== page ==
Another indicator, the Libor-OIS spread, edged up to 3.42% and then retreated again to 3.39% from 3.41% on Wednesday. The Libor-OIS spread measures how much cash is available for lending between banks, and is used for determining lending rates. The bigger the spread, the less cash is available for lending.
Mortgage rates: Mortgage rates have been rising. Thursday, the Freddie Mac reported the average 30-year fixed-rate mortgage was up at 6.46% from 5.94% the week earlier. For the week ended Oct. 10, the average interest rate for 30-year fixed rate mortgage jumped to 6.47% from 5.99%, according to a report from the Mortgage Bankers Association released Wednesday.
One of the reason's that mortgage rates have been ticking higher is that Fannie Mae and Freddie Mac have to compete with banks for investors to purchase their debt, now that the government has stepped in to support the banks.
"The government is now backing new bank debt because they are trying to help the banks," said Larkin. However, that "puts Fannie an Freddie in a more difficult situation," said Larkin, because it is harder for those mortgage-backers to obtain capital.
Seeking safety: Treasury prices churned Thursday as investors weighed a jolt of supply, injected by the Treasury Department to fund its various bailout plans, against the desire to protect assets.
Bonds were also reacting to the equity markets, which opened modestly higher before quickly selling off. Investors tend to move their assets in and out of government bonds as the perceived risk of the stock market fluctuates.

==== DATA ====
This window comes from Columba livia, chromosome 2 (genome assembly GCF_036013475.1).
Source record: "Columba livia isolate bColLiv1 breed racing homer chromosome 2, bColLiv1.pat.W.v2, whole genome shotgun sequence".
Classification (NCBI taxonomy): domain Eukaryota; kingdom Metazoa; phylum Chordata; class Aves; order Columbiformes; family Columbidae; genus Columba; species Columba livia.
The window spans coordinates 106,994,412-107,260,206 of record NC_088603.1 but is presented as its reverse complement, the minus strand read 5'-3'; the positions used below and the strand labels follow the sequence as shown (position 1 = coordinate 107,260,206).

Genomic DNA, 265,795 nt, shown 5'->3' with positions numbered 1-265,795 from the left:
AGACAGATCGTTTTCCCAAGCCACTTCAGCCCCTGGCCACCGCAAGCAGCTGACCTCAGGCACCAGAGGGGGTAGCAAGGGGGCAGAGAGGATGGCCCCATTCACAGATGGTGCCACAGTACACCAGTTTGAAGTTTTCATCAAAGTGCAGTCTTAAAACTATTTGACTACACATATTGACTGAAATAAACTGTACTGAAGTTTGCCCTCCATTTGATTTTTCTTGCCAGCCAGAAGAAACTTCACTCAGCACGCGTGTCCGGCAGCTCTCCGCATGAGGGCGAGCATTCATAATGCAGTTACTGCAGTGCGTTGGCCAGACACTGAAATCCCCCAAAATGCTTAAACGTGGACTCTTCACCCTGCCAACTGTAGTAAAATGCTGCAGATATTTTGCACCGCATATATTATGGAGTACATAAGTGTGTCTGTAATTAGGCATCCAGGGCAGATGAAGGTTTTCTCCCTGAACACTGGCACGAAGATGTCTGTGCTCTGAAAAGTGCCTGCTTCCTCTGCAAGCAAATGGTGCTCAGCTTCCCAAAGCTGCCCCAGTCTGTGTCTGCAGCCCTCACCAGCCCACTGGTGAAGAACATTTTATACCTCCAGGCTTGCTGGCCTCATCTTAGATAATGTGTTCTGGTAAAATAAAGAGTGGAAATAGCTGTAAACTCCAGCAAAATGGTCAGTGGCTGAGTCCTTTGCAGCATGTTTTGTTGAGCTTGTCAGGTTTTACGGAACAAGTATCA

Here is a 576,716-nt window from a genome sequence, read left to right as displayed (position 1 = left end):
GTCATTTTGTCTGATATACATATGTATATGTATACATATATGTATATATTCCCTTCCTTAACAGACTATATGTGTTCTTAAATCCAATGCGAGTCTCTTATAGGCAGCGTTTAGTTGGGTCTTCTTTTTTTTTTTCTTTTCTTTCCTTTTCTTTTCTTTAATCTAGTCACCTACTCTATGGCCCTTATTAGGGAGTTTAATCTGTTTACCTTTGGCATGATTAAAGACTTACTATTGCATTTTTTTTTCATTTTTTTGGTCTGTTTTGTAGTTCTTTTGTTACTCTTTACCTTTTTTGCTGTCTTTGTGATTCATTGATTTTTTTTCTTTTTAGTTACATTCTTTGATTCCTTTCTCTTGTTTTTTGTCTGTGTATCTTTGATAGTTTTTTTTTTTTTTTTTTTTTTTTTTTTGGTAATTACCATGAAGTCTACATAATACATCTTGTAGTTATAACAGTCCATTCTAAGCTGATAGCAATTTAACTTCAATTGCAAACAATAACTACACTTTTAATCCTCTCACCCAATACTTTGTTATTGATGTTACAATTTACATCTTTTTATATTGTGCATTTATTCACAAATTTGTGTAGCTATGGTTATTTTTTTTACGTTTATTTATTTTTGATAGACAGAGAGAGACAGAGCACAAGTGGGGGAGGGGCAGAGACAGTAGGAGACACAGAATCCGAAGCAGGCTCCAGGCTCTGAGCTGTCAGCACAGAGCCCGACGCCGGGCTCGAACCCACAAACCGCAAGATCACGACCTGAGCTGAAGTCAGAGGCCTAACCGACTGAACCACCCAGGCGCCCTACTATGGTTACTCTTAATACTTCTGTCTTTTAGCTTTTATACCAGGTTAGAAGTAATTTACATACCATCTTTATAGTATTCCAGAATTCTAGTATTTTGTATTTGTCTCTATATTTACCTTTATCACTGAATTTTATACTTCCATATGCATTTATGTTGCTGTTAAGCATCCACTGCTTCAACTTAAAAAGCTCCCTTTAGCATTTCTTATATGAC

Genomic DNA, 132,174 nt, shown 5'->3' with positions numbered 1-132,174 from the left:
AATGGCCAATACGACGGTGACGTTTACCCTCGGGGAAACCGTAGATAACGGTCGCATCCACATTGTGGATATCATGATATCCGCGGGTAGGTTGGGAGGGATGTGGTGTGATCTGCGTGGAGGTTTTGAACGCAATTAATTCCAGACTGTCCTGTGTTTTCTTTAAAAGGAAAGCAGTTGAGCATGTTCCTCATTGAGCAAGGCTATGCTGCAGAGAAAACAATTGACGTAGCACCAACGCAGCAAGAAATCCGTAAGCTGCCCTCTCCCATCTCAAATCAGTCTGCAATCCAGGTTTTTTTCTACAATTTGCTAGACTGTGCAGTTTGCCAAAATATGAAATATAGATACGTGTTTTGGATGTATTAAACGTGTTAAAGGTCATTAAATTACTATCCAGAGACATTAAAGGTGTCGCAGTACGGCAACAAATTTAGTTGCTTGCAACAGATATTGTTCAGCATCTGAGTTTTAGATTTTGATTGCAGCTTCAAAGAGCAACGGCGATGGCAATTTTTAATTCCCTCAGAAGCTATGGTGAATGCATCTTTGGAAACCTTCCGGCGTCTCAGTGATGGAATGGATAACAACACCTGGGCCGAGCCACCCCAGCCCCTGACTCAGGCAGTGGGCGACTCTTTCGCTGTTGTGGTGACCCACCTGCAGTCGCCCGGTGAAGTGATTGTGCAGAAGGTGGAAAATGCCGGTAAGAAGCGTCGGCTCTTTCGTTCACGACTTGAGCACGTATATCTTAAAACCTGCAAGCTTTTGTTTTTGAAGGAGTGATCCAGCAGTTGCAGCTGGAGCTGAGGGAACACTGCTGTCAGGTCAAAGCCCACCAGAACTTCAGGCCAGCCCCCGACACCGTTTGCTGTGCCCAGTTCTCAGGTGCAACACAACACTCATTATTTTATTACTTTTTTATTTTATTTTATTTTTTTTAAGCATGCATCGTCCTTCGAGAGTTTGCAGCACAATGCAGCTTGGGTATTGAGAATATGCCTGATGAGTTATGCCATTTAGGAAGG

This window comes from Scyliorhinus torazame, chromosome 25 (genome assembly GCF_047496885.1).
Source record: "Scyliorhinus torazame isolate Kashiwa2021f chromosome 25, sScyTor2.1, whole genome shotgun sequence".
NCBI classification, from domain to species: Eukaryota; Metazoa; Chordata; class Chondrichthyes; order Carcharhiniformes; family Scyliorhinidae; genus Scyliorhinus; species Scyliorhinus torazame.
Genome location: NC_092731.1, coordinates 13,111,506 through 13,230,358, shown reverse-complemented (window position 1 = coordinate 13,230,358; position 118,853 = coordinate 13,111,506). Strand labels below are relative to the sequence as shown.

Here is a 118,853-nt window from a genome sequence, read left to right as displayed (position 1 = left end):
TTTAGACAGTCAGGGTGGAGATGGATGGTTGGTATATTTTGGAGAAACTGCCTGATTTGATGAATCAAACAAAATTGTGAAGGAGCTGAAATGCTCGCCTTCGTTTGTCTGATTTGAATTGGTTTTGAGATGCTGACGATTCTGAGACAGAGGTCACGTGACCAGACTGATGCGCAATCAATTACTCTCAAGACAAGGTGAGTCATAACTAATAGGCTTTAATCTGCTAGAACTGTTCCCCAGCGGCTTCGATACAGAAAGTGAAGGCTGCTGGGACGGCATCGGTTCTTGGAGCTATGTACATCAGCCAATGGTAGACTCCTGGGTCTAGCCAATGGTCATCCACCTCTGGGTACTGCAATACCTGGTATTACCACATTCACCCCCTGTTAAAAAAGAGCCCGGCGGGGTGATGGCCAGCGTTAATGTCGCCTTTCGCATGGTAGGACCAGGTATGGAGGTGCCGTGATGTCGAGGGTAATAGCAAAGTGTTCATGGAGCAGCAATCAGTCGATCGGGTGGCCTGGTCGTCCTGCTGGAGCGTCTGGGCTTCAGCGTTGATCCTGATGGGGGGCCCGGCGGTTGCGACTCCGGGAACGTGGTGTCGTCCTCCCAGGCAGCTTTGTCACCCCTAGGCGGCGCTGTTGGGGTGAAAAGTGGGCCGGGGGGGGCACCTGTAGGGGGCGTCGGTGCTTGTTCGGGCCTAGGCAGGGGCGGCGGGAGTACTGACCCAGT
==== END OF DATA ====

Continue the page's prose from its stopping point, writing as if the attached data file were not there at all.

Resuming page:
The benchmark 10-year note was up 4/32 at 100-17/32 and its yield ticked slightly lower to 3.94%. The yield decline, while modest, could bode well for the mortgage market. Because fixed mortgage rates closely track the 10-year yield, when the yield falls, mortgage rates tend to follow.
The 30-year bond was down 23/32 to 104-12/32 and its yield was 4.24%, up from 4.19% Wednesday. Bond prices and yields move in opposite directions. The 2-year note ticked up 1/32 to 100-28/32 and its yield was 1.56%.
The yield on the 3-month bill was 0.39%, higher than 0.22% late Wednesday.
The yield on the 3-month Treasury bill is closely watched as an immediate reading on investor confidence. Investors and money-market funds shuffle funds into and out of the 3-month bill frequently, as they assess risk in the rest of the marketplace.
Furthermore, the Treasury is lining up a series of auctions to help fund its plans for helping financial institutions.
On Thursday, the Treasury will auction $35 billion worth of 191-day cash management bills and another $35 billion worth of 247-day cash management bills. A cash management bill are a form of short-term securities offered as needed by the government.
Friday, the Treasury will offer $30 billion worth of 74-day bills and another $30 billion worth of 94-day bills. The $60 billion worth of notes the government plans to auction Friday are part of the Supplementary Financing Program that the government announced on Sept. 17 to "provide cash for use in the Federal Reserve initiatives," according to a statement on the Treasury Web site.
As credit pipelines seized up in the U.S., economies around the world stalled. The government planned a series of global, coordinated steps to shore up investor confidence and encourage banks to start lending to each other both domestically and abroad.